A plan of action should include setting up a “Power of Attorney” document and advanced directives, sometimes establishing a guardianship or conservatorship, addressing safety issues and contacting an elder law attorney.

“If you can, do this prior (to dealing with the onset of dementia),” said Ouellette. “You will be much better off. The petition court is an unpleasant process.”

Surprisingly, the smarter the loved one is, the more difficult it can be dealing with their dementia.

“Many of them have brilliant backgrounds and careers,” Raske said. “That’s why it is difficult for family members to recognize their need for help. They may be highly educated, teachers or bankers. They are usually 75 to 80 years old, but they could be in their 60s.”

Ouellette noted, “I dealt with a nuclear physicist who was only 58 years old. It was heartbreaking. There was also a woman who forgot her daughter’s name. But she did The New York Times crossword puzzle every day.”

The first wakeup call about a loved one coming down with dementia is often shocking. Raske cited a case where a parent wandered off and was nearly run down by a car. Milder signs include forgetting to eat, significant weight loss, or turning on a faucet and forgetting to turn it off. One of Raske’s clients flooded the downstairs area of a home by doing that.

Perhaps the most cautionary area is other illness, which often leads to an escalation in dementia.

“Two things can have a big effect,” Ouellette said. “A urinary tract infection can make a person very loopy. The other is dehydration, because they don’t like to go to the bathroom.”

However, Raske said, “The most difficult thing is getting a family out of denial to accept what is happening to a parent.”

Finding the right place

Junk food, bad odors, isolation of ailing people — these are strong indicators that a senior living facility is not good.

But more input is needed for a family to select the right living situation for an elderly loved one with dementia.

“You want high-quality menus, a care building and an excellent staff,” Raske said. “You want a place with a high state rating that is well educated on dementia. A place has to have a good feel about it.”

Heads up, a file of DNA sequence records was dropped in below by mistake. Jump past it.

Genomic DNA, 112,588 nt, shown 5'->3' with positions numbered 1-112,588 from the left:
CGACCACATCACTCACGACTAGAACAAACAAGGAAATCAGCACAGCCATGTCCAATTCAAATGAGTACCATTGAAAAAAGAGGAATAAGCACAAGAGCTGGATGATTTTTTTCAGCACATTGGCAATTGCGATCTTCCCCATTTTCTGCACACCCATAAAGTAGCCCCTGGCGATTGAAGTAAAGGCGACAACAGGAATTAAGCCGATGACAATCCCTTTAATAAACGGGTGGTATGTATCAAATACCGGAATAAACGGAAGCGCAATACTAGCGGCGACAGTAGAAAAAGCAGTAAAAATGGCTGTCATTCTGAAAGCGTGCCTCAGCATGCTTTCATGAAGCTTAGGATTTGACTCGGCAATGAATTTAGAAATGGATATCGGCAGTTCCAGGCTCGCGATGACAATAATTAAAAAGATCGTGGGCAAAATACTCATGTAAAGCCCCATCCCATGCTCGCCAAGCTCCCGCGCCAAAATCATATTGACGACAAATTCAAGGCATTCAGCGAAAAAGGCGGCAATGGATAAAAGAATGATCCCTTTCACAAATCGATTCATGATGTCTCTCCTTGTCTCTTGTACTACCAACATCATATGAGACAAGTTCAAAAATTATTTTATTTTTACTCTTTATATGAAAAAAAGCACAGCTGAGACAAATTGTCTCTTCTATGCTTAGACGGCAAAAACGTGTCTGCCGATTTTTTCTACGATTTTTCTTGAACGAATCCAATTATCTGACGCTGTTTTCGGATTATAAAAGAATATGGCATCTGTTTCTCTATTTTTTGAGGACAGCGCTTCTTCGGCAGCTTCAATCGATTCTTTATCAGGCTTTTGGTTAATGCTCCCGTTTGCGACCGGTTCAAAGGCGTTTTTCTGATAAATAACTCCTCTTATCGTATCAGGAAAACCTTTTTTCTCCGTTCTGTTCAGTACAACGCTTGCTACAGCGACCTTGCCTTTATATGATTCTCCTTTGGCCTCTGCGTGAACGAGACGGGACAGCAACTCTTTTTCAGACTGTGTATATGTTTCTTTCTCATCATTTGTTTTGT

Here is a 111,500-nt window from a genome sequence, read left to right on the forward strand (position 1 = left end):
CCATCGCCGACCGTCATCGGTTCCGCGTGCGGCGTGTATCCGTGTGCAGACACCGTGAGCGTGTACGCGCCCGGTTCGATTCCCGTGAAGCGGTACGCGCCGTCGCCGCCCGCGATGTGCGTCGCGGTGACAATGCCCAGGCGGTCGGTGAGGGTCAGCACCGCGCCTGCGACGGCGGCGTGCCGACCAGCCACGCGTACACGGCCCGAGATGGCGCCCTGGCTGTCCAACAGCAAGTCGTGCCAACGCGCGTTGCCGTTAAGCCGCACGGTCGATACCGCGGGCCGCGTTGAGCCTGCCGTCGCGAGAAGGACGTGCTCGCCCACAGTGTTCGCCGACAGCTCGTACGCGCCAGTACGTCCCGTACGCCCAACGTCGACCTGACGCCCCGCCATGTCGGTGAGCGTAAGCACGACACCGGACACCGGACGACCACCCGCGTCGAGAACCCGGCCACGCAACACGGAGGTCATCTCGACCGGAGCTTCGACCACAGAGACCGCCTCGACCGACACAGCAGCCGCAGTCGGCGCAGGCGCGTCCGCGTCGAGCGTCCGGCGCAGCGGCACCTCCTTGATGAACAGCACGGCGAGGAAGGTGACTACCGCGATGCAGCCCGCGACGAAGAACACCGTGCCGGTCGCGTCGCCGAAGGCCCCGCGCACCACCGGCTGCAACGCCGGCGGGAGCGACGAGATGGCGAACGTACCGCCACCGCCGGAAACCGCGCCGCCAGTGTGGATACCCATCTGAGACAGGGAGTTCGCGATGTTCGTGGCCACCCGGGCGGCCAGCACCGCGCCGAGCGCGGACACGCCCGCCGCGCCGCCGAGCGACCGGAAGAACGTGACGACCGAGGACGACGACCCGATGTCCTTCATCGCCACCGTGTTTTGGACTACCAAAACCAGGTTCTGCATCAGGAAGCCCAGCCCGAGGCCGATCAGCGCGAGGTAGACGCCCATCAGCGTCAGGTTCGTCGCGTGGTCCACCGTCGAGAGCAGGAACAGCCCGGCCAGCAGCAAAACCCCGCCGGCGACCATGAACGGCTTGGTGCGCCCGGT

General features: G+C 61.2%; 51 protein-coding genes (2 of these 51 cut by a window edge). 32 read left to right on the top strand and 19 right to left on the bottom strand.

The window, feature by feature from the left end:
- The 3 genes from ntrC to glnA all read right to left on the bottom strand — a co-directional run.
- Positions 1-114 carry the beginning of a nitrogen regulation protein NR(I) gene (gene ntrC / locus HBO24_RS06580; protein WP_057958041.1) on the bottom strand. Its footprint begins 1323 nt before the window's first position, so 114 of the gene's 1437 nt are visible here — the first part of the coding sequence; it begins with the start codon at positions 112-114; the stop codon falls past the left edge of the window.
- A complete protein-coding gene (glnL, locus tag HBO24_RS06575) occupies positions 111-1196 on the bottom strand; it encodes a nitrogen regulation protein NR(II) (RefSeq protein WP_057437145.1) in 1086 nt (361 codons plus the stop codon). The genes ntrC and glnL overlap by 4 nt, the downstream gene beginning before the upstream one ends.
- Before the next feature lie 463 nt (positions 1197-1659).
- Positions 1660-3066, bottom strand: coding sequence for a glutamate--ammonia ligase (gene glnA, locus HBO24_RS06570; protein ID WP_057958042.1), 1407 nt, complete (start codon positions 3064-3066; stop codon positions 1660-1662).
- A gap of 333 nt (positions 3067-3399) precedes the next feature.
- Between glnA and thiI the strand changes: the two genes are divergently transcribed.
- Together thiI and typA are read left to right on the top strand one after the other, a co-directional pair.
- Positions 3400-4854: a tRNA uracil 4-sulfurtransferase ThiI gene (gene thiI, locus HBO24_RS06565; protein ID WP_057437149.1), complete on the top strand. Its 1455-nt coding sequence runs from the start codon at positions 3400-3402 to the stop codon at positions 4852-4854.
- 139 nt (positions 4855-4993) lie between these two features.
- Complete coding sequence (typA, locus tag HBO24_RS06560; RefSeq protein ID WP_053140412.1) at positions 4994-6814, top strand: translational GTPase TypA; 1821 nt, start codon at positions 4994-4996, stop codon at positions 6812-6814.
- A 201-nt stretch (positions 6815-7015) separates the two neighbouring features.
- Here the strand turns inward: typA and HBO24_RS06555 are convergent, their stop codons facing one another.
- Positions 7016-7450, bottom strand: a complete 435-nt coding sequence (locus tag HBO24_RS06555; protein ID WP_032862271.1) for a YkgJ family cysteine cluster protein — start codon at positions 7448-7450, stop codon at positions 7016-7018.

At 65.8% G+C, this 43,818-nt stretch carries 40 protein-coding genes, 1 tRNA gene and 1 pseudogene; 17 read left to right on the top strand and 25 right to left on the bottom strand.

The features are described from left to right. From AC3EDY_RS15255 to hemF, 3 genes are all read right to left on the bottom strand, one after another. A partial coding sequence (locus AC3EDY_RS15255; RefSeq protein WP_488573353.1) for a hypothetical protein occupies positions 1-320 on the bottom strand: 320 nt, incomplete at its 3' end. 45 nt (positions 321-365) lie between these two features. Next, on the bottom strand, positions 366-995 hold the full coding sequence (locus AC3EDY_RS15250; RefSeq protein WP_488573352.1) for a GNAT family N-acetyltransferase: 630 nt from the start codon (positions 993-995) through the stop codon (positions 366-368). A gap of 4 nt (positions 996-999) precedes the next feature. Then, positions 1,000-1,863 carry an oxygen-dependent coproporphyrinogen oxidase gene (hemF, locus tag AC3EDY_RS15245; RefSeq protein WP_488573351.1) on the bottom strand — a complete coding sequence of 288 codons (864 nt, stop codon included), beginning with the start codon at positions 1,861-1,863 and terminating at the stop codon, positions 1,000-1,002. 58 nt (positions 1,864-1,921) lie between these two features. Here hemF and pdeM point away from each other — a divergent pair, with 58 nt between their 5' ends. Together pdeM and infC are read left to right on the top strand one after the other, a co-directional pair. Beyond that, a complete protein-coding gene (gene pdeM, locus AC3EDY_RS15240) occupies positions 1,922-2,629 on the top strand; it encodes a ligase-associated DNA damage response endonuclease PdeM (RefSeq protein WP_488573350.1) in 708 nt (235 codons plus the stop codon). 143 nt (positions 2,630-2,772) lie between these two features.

“You have to ask what is the geography, financial ability and care needs in finding a place that is the right fit for a family,” Ouellette said. “Is a facility just a pretty place or does it have the right programs? Even in a five-person adult foster care home you have to find whether a client is a good mix with the other residents. A good homeowner will say, ‘They won’t be the right fit here.’”

A little detective work can be most helpful in finding the proper place.

“We do ‘mystery shopping,’” Raske said. “We make surprise visits where we pose as potential clients. We do a survey of the home, interview the owner and get a feel if there are activities or else if clients are left to watch TV for hours.”

The more expertise a family brings to a search the better. But nothing beats family members themselves checking out a potential home.

Raske said, “You should visit a building two or three times, see the staff on different shifts, taste the food, and meet administrators. You want the owner to keep hours so the family can visit easily. Sometimes we recommend a five- to 10-day stay in a home as a trial test run.”

“You need to stay engaged to make sure your loved one is well cared for,” Ouellette said.

Finding the proper place for a loved one with dementia is more critical than ever because the number of people with dementia is rising sharply.

“Parkinson’s is on a rampage,” Raske said. “There is a great need for more memory care buildings. The need is exploding.”